“Cheerleader Nation’s” debut March 12 on Lifetime will mark the start of an expansive new broadband programming slate for the network.
As part of its promotional push for “Cheerleader Nation”-a one-hour reality series about members of the cheerleading squad at Lexington, Ky.’s Dunbar High School, which is competing for its third consecutive national championship-Lifetime is using broadband-delivered video diaries to augment the linear series.
The network has put 10 video cameras into the hands of the show’s stars-the cheerleaders, their moms and the coach-to create video chronicles of their experiences for the network’s Web site, Lifetimetv.com, and for Yahoo, Comcast.net and Seventeen magazine at Seventeen.com.
That’s a vast increase over the amount of broadband video the network developed in support of past series, and the growth in content is possible technologically because of Lifetime’s new digital operations center in New York, which is designed to enable easy production and repurposing of content for multiple platforms.
As it has become standard practice for networks to expand the borders of their shows into broadband, video-on-demand, mobile phones and other new media, they are also confronting the practical considerations of how to get that done. For many that means taking a hard look at how content is moved around a network’s divisions and groups. Because the need to distribute in multiple forms has surfaced in earnest over the past several months, many networks are now scrambling to install the capabilities to move fluidly across platforms.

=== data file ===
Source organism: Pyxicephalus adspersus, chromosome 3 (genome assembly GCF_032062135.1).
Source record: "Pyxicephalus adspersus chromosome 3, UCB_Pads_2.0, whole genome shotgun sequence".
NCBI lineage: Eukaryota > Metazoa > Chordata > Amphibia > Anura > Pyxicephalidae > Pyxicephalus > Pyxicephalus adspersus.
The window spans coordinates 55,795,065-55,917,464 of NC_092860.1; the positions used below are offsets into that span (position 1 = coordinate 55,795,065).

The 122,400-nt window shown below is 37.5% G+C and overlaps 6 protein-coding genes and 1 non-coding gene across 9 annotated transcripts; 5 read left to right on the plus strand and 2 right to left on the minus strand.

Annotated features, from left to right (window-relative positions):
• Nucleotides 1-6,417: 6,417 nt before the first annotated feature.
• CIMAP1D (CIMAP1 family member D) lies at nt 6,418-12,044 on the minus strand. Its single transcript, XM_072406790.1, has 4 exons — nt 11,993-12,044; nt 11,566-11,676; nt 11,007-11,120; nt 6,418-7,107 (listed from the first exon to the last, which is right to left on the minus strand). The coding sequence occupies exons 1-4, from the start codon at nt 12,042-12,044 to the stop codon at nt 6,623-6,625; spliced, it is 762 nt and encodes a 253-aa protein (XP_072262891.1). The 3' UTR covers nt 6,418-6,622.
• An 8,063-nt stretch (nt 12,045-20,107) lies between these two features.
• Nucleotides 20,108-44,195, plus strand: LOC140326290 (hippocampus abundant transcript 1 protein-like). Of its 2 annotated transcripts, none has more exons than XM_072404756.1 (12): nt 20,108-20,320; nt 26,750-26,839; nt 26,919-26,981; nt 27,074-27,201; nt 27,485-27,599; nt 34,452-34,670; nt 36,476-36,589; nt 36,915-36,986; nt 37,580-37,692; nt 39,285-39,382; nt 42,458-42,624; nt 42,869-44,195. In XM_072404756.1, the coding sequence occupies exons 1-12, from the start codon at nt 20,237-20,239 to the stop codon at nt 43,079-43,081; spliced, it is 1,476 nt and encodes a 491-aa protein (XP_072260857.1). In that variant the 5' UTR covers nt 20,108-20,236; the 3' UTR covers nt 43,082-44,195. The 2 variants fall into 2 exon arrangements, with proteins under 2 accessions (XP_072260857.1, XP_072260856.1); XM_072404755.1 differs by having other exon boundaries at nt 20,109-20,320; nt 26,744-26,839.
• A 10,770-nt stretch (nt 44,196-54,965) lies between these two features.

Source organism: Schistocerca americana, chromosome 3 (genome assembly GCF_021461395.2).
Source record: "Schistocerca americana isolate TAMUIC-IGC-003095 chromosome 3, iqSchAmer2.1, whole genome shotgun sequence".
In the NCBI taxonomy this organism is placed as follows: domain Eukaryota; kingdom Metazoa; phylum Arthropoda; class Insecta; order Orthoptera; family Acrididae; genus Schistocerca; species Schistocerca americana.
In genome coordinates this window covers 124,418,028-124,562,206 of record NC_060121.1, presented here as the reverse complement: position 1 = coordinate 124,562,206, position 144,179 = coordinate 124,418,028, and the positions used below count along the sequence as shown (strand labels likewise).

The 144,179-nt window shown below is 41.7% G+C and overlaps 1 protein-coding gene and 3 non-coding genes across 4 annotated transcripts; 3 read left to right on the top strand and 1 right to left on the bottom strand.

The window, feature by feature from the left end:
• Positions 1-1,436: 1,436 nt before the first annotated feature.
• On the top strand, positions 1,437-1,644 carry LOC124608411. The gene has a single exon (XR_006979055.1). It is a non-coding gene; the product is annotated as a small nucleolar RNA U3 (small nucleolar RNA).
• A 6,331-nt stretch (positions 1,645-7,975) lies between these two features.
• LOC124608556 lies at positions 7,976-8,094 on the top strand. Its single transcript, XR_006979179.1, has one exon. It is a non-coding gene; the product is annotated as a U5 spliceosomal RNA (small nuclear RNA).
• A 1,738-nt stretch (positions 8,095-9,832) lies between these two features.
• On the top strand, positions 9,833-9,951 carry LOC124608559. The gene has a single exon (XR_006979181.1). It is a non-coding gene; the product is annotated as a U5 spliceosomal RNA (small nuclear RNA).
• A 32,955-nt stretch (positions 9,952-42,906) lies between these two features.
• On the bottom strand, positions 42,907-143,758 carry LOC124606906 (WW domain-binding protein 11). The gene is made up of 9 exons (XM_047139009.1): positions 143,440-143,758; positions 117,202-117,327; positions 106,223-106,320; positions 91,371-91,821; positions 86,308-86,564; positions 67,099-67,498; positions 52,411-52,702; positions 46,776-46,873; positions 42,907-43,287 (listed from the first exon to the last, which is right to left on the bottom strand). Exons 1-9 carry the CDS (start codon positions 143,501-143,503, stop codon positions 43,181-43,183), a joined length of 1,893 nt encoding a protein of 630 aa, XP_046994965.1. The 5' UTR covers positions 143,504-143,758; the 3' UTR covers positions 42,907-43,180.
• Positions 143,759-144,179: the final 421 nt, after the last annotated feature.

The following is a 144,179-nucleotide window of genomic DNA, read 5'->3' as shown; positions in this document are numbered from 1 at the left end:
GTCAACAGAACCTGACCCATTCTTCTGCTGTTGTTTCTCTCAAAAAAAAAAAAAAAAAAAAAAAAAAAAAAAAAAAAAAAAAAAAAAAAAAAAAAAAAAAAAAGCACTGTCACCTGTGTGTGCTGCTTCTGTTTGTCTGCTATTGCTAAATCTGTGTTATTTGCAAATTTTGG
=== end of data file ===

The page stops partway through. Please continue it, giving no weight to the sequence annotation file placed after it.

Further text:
Lifetime is ahead of the curve, said Janet Gardner, president of Perspective Media Group, a strategic consultancy in San Francisco. “We are starting to see movement in the past six months toward evaluation and implementation of asset management, but it’s still new,” Ms. Gardner said.
The video diaries for “Cheerleader Nation,” which are broadband companion pieces to the on-air show, are one of the initial projects made possible by the new technical facility, which officially goes live March 20. Because the diaries are unscripted and presented from the perspectives of the girls and the moms, they provide a day-in-the-life look and feel that goes deeper than what’s on TV, said Sibyl Goldman, executive producer for LifetimeTV.com. The broadband content includes a “Cheerleading 101” video gallery devoted to cheerleading moves.
After “Cheerleader Nation,” next up for a broadband massage will be “Lovespring,” a half-hour comedy series about a matchmaking service premiering in June. This broadband expansion also fits with Lifetime’s efforts to reach out to younger audiences, which tend to glom onto online video content quickly. “It’s an opportunity to expose new viewers to the new programming vibe,” Ms. Goldman said.
The cost of an asset management system can range anywhere from a few hundred thousand dollars to more than $1 million, Ms. Gardner said. Lifetime declined to disclose its costs, but said its equipment had been due for an upgrade as part of regular capital budget cycles.